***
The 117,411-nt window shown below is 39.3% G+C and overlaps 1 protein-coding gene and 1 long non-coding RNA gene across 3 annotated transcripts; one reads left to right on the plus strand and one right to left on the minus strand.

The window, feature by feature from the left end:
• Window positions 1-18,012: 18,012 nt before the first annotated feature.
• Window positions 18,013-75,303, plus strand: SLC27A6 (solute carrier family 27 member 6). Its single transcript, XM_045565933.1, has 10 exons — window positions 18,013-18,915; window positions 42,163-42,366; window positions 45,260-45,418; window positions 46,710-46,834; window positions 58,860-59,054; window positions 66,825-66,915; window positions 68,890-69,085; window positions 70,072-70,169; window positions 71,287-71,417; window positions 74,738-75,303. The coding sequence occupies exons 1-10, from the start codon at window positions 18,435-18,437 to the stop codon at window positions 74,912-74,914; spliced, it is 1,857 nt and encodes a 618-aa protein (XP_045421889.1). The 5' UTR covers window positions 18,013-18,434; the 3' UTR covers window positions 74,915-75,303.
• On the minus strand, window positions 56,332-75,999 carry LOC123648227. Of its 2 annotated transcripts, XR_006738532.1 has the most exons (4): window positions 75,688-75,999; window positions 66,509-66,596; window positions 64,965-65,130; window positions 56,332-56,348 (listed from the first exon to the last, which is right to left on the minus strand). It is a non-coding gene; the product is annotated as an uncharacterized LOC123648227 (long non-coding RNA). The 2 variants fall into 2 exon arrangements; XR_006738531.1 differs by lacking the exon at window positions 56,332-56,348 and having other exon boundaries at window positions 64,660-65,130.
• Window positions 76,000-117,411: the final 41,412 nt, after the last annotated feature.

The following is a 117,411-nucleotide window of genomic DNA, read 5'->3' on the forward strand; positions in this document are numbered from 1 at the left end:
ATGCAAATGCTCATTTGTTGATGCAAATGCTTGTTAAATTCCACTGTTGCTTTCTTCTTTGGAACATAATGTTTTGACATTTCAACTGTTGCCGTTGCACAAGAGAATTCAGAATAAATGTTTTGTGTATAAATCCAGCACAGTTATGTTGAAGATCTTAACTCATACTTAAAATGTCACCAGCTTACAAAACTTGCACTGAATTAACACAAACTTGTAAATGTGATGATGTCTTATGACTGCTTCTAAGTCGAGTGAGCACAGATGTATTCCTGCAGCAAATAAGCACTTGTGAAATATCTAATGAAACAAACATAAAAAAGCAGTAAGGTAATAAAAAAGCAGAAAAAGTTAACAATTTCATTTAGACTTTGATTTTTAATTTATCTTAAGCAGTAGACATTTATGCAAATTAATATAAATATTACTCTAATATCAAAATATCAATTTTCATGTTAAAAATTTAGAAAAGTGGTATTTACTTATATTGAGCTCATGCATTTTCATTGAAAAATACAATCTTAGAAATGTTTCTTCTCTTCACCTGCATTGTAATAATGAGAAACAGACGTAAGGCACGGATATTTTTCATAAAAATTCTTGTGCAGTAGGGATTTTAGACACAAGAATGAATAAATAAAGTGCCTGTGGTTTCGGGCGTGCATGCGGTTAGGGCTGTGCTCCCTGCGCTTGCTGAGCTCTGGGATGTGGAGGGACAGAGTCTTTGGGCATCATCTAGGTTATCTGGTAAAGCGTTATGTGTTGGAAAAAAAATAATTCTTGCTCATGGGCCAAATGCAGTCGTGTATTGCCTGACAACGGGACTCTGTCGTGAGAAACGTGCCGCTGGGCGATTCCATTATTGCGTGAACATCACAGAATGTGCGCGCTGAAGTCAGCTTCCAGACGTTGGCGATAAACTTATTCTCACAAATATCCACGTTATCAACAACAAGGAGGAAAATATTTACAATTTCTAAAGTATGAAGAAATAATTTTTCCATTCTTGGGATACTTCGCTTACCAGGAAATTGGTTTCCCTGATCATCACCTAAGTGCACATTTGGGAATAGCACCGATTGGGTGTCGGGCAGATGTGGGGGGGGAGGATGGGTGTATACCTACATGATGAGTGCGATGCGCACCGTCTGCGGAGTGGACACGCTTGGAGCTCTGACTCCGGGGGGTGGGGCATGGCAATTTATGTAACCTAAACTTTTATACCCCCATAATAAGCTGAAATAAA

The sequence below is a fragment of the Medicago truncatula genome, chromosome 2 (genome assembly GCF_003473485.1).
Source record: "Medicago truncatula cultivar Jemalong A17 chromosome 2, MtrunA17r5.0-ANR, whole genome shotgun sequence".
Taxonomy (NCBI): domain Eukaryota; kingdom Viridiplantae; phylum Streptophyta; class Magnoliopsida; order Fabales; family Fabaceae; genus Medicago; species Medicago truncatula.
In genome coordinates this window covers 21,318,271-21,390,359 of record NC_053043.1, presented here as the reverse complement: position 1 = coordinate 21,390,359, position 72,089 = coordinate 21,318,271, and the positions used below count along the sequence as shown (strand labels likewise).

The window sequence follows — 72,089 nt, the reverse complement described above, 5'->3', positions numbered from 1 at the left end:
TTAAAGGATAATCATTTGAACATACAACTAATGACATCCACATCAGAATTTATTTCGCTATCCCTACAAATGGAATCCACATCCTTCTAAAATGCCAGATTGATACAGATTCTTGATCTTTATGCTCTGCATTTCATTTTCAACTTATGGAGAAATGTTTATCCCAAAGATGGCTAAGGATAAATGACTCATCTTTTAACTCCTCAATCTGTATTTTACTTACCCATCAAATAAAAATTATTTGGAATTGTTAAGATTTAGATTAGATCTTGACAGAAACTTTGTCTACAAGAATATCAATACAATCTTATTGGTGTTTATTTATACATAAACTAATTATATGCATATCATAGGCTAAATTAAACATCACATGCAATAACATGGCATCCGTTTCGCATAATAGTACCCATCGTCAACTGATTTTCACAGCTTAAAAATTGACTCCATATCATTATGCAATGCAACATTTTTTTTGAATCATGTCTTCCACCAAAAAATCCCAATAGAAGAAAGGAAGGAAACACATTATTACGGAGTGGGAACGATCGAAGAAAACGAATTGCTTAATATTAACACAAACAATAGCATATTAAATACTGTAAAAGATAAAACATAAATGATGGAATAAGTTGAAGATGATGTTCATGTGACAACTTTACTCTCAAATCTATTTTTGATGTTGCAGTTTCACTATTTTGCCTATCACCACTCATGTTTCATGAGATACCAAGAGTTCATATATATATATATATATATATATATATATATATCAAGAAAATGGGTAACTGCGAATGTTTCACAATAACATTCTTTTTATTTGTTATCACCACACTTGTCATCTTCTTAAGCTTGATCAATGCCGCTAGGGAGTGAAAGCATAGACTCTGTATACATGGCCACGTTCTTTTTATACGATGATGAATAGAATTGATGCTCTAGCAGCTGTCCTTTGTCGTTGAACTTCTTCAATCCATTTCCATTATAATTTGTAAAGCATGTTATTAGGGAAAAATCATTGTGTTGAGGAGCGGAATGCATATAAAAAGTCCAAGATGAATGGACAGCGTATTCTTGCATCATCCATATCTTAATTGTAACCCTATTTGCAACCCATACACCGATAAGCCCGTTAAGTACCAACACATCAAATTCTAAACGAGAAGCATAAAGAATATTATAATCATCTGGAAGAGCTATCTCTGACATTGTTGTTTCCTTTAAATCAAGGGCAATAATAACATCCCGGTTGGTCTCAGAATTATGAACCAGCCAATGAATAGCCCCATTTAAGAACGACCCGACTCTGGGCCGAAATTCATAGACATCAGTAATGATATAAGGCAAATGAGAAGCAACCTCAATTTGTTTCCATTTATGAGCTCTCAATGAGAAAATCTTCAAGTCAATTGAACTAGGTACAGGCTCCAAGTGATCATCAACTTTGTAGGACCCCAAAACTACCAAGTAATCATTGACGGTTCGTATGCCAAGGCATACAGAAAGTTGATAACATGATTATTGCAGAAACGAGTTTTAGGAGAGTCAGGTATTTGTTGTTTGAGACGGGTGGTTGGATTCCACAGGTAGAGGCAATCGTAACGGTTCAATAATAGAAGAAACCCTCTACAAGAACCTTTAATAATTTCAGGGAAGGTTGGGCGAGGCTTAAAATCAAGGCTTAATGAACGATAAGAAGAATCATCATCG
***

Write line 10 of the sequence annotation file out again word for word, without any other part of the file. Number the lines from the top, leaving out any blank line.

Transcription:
Source record: "Medicago truncatula cultivar Jemalong A17 chromosome 2, MtrunA17r5.0-ANR, whole genome shotgun sequence".